The one notable difference in the installation process is that you can login to your Ubuntu One account while the system is being configured. This can help you work with the software center later on, buy stuff and such. If you want.
All was rather well so far, beyond my expectations. And here we are:
Now, the big one. The really critical part of this review. If we fail here, I will be giving up on Ubuntu forever. Seriously. Just remember what happened the last two times, and how much pain I had to go through to get the drivers properly installed. However, up until now everything has been satisfactory - narrate that in a German accent - and Nouveau was behaving well, the system was relatively cool and responsive, with just a slightly higher memory usage, at around 700MB. No other woes.
Like the previous two times, ever since Jockey has been obsoleted, you will find the drivers setup in an individual tab under Software Resources in the Ubuntu Software Center, as I have outlined in both Nvidia tutorials for Quetzal and Ringtail, respectively.
Well, I tried that. When prompted to restart, I hit the relevant button, and Ubuntu suddenly has a big error. Oh-oh. Well, fingers crossed, we wait for until after the reboot completes. Suspense, Nvidia splash, working desktop, yeah! After sucking hobo's special candy for two releases, Ubuntu once again provides smooth, seamless driver updates. Salamander does not disappoint. So far we have both Kubuntu and Ubuntu working well.
The immediate upside of this step is memory usage going down in half. Excellent. Exactly what we wanted. The desktop is quick and snappy, and everything behaves well. Cushty. Benny salutes you. I haven't been so pleased since the LTS release.
Speaking of resources, the older LG laptop is comparable to T61 in its ability to provide instant pleasure to its users, with just a slightly slower response in application loading, because it does not have SSD. Otherwise, peachy.
The usual solid if slightly boring collection that includes Firefox, Thunderbird, LibreOffice, Shotwell, and a few other interesting tools. Wacom support is there too, plus a handful of tools and utilities. But we will do a proper pimping article, akin to the series we did on CentOS, plus some specific tips on Skype, Steam and, so on.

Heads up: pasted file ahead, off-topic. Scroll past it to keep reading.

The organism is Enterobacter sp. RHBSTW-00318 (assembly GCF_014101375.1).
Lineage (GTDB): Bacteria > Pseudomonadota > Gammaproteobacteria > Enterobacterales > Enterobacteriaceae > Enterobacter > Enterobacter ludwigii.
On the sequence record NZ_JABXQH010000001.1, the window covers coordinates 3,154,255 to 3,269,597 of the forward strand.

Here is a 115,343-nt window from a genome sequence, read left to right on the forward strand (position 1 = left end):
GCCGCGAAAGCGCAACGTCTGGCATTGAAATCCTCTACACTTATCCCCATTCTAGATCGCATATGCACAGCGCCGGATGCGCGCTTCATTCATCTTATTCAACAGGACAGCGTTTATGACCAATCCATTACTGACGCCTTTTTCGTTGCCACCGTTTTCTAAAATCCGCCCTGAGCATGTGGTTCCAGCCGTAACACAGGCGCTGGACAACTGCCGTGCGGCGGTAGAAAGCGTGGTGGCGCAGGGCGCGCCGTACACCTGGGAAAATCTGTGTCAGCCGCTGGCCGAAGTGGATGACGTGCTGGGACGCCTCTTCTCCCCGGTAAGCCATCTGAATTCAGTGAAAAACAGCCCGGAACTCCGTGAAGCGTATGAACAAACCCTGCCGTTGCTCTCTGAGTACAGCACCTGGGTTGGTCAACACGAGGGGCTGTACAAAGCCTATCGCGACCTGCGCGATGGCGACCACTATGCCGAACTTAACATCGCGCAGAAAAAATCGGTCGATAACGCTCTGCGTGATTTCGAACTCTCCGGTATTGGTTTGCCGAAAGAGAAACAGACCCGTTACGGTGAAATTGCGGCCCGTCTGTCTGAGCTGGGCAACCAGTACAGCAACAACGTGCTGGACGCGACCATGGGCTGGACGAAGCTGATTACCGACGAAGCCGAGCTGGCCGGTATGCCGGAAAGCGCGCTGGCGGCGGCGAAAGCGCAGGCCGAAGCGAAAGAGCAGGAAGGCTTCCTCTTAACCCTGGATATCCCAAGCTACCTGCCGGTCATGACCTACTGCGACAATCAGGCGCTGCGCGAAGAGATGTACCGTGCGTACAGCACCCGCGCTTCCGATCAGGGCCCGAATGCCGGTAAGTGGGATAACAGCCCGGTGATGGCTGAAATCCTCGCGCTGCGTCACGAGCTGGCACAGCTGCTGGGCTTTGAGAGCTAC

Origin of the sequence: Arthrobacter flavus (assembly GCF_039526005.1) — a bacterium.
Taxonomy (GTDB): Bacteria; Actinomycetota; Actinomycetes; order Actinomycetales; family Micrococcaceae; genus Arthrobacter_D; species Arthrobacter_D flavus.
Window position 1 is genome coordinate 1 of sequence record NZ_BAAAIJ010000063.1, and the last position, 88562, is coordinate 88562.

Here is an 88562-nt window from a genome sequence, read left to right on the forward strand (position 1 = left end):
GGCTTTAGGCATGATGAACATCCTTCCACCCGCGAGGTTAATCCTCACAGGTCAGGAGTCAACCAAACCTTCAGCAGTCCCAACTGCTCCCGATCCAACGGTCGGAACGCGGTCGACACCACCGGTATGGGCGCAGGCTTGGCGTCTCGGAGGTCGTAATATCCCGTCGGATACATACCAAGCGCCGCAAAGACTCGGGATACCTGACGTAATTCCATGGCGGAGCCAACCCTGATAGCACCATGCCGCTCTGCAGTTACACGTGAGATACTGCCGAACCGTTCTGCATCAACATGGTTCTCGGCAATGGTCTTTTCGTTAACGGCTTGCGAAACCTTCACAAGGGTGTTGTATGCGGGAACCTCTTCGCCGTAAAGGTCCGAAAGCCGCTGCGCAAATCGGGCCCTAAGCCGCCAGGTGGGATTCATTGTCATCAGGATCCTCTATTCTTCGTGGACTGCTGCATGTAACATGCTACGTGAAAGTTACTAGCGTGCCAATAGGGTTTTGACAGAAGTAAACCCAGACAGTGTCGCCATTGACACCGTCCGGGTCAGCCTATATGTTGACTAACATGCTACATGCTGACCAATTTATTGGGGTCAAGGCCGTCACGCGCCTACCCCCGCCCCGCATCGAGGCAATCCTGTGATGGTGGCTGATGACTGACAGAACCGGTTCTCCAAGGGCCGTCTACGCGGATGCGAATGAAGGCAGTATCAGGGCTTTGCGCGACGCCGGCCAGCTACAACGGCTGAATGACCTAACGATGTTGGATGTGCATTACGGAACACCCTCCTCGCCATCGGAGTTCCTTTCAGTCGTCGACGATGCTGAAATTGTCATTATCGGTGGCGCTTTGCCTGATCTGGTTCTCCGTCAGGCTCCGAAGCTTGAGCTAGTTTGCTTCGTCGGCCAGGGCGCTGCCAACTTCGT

Everything is fine, we can enjoy adult entertainment online.
Yeah, another bug fixed. After so long, you can print to Samba shares. Kudos.
Well, except the unmount issue and the seemingly innocent error after the Nvidia install, the only other bug I encountered was during the MPlayer install. It could not load the default skin. That's all.
Well, well, well, who would have thought. Ubuntu 13.10 Saucy Salamander is a pretty nifty distribution, for many reasons. First, it fixes many wrongs, the chief among being the printing bug and the serious Nvidia foobar. Then, it polished a dozen other little issues and niggles, and gives an almost perfect desktop session. Sane, good looking, quite functional, and rather interesting overall.
I am worried, though. We're going back to the consistency thing. It seems like you can't really prepare for whatever the next version will bring. And while having a good release is always good, it kind of worries that I cannot be certain the next one, or the one after that will behave properly. A perpetual tease, and you're not sure if you might not get sued in the morning.
But let's forget that for a while, like that song Piano man says. If you're after a decent desktop, then here it is. High and mighty, it repents its sins and brings in a lot of gentle improvements. Only a few tiny niggles here and there, but nothing major. Massive. 9.8/10. Unexpected. Welcome back, Ubuntu, you haZ been missed. Anyhow, Saucy Salamander is a wicked good distro, you should definitely give it a try.